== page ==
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Plant Genes Altered to Add More Kernels On Ears of Corn

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Plant scientists at Cold Spring Harbor Laboratory in New York engineered a key gene in maize — called corn in North America — that encourages their version of stem cells to develop more kernels per ear. The findings of David Jackson and colleagues at Cold Spring Harbor appeared online yesterday in the journal Nature Genetics (paid subscription required).

Jackson’s research over the past 10 years involves the role of stem cells in plants called meristems that affect the growth and development of plants, including crops like maize. Meristems respond to genetic signals to develop into plants’ equivalents of organs, such as leaves and flowers that lead to seeds.

The new study investigates the role of meristems in influencing the number of seeds, commonly called kernels, on an ear of maize. “Our simple hypothesis,” says Jackson, “was that an increase in the size of the inflorescence meristem — the stem-cell reservoir that gives rise to flowers and ultimately, after pollination, seeds — will provide more physical space for the development of the structures that mature into kernels.”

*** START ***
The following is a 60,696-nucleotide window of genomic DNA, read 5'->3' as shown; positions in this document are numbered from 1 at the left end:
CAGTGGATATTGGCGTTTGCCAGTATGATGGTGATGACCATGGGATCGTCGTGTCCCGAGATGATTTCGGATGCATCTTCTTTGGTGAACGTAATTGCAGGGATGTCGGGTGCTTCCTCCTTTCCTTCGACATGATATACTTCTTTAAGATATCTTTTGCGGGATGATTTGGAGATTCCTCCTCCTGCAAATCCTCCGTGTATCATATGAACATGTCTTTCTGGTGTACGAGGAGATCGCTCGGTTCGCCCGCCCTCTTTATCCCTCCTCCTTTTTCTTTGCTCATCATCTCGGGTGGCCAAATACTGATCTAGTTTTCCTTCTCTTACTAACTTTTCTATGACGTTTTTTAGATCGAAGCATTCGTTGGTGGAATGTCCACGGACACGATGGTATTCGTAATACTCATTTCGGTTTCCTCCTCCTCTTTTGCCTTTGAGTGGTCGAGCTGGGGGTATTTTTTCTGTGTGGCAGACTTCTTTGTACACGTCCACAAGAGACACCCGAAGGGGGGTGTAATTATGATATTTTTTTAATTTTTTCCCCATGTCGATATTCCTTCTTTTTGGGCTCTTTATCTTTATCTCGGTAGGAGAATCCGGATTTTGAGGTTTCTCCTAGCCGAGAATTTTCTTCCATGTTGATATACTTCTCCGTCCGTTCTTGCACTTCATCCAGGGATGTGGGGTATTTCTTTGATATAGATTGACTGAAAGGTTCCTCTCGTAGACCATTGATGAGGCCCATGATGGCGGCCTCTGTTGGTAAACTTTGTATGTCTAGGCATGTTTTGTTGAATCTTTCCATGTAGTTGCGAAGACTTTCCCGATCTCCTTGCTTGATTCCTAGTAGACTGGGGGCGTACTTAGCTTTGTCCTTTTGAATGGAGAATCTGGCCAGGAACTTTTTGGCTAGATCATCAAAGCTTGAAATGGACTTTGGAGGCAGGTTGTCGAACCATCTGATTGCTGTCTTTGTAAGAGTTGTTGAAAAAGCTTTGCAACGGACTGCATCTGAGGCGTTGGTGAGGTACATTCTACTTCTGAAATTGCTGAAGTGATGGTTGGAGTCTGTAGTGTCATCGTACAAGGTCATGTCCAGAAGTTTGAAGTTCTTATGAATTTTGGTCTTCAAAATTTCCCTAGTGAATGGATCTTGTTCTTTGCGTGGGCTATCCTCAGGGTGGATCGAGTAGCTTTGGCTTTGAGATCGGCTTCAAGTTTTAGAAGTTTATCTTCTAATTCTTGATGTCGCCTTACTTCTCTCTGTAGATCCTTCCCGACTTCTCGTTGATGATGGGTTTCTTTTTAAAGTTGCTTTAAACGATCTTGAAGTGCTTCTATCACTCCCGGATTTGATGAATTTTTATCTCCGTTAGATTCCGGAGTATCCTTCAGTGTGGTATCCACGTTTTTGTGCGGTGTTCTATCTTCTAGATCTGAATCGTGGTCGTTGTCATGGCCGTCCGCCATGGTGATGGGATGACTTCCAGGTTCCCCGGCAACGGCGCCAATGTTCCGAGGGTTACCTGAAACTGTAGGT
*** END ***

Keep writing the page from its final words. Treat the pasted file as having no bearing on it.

In the study, the Cold Spring Harbor team produced a weaker than normal version of a maize gene called Fasciated Ear2, or FEA2, that had been first cloned by Jackson in 2001. The altered FEA2 gene produces a mutated, but still functional signaling protein, which the researchers found increased both the number of rows of kernels and the number of kernels per ear.

Jackson and colleagues grew the test and control maize in two locations. The test maize, with the weakened versions of the FEA2 gene, yielded 18 to 20 rows and up to 289 kernels per ear. By comparison, wild-type versions of the same maize varieties yielded between 14 to 16 rows and 256 kernels per ear. Thus the maize developed with the altered gene increased the number of kernels per ear by 13 percent.

The researchers also grew maize without the FEA2 gene, and found the ears shrunken and deformed. The Cold Spring Harbor team next plans to cross-breed the weak FEA2 gene variant of maize — that produced the increased number of kernels — with the best maize lines used in food crops, to test its ability to produce an even higher-yielding plant.

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